Beginning with the production of his first play, Siegfried, in 1928, Jean Giraudoux dominated the French stage for the next three decades. Tiger at the Gates, with its witty, sparkling debate, illustrates the reason for his prominence. It presents a subject long of great importance to Giraudoux, not only as a writer but also as a career diplomat: the relationship between France and Germany. In an early novel, later made into his first play, Siegfried, he dramatized the necessity to reconcile the German and French peoples after World War I.
Unfortunately by 1935, when Giraudoux wrote Tiger at the Gates, such a reconciliation seemed increasingly impossible. As does Hector, he felt that it was vital to make every effort toward peace to avoid the devastation and destruction of another war. This play, like most of his dramas, centers on one main issue: in this case, war versus peace. Despite its single-mindedness in theme, the play operates on many different levels. As he frequently did, Giraudoux turned to the classics for his plot. It is first a retelling of the Iliad (c. 750 b.c.e.; English translation, 1611). It is also a comment on the political situation in Europe in 1935. Finally, it is an abstract philosophical discussion about the nature of war and peace and about those qualities in human nature that direct persons and nations to choose one or the other.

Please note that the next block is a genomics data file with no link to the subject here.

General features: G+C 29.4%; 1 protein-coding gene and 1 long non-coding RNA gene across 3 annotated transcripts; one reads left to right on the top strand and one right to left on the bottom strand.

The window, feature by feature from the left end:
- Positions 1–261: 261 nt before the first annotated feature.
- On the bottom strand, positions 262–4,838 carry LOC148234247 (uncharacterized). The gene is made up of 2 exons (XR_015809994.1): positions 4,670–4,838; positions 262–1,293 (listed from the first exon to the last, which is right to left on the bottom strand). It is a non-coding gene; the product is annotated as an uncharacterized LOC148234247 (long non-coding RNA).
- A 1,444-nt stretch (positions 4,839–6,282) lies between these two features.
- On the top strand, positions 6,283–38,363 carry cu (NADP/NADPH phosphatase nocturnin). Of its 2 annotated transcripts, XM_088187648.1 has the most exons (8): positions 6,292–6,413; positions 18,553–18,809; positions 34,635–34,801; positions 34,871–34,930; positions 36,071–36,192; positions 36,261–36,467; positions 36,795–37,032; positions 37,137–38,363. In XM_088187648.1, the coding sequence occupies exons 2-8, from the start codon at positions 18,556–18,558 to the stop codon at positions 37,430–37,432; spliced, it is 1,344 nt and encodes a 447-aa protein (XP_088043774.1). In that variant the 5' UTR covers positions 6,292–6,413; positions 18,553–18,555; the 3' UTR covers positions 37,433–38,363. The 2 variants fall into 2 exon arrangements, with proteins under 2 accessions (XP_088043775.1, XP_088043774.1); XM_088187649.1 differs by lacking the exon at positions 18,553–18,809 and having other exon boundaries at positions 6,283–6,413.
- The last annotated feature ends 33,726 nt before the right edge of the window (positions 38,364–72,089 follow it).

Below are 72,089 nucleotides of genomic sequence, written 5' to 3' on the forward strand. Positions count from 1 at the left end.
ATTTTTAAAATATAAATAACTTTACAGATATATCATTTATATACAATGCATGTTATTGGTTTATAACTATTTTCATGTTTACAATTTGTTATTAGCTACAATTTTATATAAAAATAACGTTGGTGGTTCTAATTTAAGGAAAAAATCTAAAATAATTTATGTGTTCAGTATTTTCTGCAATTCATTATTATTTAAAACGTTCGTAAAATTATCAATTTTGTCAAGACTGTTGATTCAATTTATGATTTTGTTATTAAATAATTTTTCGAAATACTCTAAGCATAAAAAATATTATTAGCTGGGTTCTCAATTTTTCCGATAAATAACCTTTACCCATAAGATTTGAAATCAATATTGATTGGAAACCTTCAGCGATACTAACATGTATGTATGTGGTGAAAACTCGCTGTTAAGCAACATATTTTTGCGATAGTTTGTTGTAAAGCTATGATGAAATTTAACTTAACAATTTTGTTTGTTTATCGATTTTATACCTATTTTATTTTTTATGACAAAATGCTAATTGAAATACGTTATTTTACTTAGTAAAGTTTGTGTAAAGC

Unlike the Iliad, which opens in the tenth year of the Trojan War, Tiger at the Gates is set immediately before the war begins. The conflict in the play is not the war but the issues that cause war. The prowar and antiwar positions are clearly and quickly drawn. On one side is Andromache and most of the female characters in the play. The women are antiwar. They would not lose their husbands and sons for the sake of Helen. Hecuba vividly describes her vision of war: “When the baboon is up in a tree with its hind end facing us, there is the face of war exactly: scarlet, scaley, glazed, framed in a clotted, filthy wig.” Hector, just returned from war, joins their side. He experienced the bloodshed of war. The opposing view is presented by the poet, Demokos. He finds war an inspiration. King Priam adds that only by fighting death are men truly...
(The entire section is 945 words.)